Report | Aging prisoners | Corrections spending | Sentencing | Lifers | Medical costs | Parole | April 2010
By the Vera Institute
As harsher policies have led to longer prison sentences, often with a limited possibility of parole, correctional facilities throughout the United States are home to a growing number of elderly adults. Because this population has extensive and costly medical needs, states are confronting the complex, expensive repercussions of their sentencing practices. To reduce the costs of caring for aging inmates—or to avert future costs—legislators and policymakers have been increasingly willing to consider early release for those older prisoners who are seen as posing a relatively low risk to public safety.This report is based upon a statutory review of geriatric release provisions, including some medical release practices that specifically refer to elderly inmates. The review was supplemented by interviews and examination of data in publicly available documents.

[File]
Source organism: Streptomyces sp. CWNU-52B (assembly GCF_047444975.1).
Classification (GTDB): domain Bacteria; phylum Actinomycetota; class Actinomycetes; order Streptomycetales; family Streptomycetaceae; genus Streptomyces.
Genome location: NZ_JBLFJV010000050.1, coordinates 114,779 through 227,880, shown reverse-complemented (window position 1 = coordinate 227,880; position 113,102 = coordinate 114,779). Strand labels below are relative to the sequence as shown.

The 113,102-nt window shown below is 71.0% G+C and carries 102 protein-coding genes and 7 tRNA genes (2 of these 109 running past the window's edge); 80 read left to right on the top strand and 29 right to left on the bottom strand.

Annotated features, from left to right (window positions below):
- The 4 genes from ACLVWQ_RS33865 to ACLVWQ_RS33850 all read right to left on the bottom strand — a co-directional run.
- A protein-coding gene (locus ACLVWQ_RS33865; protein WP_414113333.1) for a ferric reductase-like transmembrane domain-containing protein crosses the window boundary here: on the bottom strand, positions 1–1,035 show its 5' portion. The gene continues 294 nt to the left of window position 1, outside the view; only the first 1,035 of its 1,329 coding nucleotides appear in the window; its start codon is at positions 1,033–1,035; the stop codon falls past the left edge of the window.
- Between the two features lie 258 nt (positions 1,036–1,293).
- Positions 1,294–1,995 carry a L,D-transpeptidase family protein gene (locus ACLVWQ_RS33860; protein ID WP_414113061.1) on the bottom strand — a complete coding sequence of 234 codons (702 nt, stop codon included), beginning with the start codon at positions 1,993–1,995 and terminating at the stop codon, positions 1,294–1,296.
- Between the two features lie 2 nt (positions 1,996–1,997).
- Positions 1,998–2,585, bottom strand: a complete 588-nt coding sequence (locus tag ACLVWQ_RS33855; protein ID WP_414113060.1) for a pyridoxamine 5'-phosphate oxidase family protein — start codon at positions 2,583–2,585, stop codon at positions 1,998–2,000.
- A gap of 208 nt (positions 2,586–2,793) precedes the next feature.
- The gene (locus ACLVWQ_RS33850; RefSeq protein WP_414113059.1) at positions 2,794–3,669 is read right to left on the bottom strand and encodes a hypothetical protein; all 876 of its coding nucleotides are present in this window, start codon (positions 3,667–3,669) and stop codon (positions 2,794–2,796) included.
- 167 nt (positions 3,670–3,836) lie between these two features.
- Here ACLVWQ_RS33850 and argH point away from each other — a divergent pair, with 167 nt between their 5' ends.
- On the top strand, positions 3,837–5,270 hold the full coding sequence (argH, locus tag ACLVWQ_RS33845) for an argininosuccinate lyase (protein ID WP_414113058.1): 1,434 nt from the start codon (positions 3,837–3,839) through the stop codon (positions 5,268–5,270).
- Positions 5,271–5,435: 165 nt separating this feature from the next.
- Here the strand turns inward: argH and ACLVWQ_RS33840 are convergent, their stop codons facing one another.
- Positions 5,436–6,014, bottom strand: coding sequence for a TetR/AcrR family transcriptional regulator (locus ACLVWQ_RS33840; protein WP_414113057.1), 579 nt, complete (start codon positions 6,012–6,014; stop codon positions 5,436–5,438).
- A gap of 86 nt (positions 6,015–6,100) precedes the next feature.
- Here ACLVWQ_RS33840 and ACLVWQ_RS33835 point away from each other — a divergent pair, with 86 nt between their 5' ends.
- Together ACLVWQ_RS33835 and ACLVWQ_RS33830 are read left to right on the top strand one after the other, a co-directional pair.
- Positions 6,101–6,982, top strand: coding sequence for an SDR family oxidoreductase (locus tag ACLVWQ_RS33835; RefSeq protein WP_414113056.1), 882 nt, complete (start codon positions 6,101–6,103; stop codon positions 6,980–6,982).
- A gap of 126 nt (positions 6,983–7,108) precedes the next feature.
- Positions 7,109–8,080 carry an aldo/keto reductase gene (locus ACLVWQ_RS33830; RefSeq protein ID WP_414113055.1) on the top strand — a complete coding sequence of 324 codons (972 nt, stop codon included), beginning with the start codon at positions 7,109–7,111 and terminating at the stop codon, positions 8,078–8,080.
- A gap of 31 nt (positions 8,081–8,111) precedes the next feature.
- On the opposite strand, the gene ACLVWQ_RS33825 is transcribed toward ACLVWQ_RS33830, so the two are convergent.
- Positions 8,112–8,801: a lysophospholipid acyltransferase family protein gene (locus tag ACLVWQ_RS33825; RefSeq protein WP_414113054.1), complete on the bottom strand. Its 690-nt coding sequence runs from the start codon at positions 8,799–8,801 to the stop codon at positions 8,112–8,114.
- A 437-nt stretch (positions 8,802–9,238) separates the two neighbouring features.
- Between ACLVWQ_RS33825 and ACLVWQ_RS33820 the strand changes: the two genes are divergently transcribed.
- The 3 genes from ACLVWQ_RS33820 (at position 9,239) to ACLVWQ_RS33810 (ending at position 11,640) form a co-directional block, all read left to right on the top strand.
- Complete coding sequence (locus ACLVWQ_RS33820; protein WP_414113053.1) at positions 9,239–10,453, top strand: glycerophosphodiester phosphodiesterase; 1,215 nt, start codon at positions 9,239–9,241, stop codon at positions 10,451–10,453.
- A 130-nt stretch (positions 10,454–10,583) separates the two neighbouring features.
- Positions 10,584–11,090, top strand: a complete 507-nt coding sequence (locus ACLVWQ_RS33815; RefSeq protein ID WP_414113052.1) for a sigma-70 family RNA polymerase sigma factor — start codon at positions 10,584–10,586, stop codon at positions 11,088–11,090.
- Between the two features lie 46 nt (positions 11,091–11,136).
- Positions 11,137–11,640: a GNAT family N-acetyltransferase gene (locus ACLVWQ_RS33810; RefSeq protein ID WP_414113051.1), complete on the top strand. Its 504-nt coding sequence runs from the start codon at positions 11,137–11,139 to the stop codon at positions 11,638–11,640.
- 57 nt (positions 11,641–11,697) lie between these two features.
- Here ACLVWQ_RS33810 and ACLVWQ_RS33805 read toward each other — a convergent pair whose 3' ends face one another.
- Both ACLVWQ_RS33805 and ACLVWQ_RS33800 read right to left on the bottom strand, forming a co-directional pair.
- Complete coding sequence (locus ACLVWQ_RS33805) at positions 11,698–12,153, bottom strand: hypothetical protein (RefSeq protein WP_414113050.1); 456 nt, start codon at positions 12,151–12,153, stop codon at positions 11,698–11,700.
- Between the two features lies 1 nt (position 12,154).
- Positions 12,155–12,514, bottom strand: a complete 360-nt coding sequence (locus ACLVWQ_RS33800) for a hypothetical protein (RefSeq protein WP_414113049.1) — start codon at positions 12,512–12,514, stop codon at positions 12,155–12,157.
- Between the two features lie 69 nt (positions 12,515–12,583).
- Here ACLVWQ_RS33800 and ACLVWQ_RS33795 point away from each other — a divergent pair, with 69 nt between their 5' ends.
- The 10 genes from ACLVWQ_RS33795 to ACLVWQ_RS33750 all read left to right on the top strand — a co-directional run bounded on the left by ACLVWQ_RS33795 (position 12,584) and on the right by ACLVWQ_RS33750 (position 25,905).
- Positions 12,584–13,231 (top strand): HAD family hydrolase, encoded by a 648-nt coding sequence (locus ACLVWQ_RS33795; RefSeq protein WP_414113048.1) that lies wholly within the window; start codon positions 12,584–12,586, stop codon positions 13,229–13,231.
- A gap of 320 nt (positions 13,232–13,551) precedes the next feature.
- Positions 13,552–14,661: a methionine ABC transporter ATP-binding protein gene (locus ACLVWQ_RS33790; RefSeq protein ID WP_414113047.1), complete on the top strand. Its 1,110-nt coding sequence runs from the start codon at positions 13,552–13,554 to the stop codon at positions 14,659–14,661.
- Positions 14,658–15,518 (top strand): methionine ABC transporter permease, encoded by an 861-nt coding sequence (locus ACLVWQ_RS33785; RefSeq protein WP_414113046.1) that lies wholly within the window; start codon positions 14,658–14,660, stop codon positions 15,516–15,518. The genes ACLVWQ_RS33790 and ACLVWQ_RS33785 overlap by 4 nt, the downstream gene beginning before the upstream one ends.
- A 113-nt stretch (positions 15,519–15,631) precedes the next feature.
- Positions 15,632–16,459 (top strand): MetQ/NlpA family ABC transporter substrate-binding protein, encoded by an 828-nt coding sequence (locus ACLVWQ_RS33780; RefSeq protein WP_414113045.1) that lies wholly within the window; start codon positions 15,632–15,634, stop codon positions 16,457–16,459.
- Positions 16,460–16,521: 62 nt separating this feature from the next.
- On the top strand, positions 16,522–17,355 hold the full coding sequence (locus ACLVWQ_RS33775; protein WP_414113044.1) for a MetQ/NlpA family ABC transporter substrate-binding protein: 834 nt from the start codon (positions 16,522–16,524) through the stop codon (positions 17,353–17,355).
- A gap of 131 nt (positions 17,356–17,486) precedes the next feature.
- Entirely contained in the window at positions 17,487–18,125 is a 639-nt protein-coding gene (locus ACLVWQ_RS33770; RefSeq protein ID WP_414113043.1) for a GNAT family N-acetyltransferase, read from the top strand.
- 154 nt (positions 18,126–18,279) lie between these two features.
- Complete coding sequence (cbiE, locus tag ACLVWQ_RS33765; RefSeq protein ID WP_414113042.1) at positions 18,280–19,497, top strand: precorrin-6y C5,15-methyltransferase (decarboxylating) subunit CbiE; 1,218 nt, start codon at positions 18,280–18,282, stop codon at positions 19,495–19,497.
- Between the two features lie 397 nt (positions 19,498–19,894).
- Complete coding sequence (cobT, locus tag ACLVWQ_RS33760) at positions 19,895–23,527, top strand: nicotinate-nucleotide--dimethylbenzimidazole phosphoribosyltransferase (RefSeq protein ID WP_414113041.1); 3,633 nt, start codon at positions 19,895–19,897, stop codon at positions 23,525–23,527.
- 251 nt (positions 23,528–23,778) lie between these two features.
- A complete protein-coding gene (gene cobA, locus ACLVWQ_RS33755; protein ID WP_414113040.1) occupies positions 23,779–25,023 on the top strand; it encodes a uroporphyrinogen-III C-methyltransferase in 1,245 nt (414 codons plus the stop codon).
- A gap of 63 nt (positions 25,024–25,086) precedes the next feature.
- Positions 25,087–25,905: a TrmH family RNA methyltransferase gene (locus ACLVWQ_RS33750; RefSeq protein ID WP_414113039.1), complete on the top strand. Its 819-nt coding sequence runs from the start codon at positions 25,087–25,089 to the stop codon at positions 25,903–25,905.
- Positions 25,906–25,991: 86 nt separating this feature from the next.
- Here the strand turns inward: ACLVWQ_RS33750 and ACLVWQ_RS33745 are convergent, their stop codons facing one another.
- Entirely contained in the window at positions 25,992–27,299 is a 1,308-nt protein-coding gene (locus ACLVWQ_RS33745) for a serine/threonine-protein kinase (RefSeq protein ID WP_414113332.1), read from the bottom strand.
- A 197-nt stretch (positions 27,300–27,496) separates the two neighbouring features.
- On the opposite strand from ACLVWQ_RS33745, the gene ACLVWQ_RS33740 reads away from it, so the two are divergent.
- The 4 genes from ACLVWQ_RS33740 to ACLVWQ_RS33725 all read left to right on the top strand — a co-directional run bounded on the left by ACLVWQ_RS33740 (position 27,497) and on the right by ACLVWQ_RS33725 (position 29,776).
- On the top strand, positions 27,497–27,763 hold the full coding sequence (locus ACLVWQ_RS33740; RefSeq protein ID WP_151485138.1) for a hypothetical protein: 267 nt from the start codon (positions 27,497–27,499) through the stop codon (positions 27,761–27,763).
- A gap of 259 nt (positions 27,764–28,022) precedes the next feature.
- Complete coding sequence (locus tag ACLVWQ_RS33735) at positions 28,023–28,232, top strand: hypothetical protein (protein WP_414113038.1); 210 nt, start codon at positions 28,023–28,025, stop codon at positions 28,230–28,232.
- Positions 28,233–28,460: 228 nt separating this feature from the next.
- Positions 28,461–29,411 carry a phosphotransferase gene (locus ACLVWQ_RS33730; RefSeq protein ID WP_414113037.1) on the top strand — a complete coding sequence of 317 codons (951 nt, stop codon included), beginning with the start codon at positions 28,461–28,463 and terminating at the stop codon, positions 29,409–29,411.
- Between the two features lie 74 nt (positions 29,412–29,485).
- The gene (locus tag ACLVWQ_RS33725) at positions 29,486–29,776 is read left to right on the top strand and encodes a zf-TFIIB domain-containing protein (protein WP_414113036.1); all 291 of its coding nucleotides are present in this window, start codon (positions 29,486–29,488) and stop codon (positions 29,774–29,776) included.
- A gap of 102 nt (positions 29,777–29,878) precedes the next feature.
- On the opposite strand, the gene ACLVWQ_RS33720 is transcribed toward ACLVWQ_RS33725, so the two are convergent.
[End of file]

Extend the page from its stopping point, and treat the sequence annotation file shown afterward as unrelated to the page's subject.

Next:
Read>> It’s About time: Aging prisoners, increasing costs, and geriatric release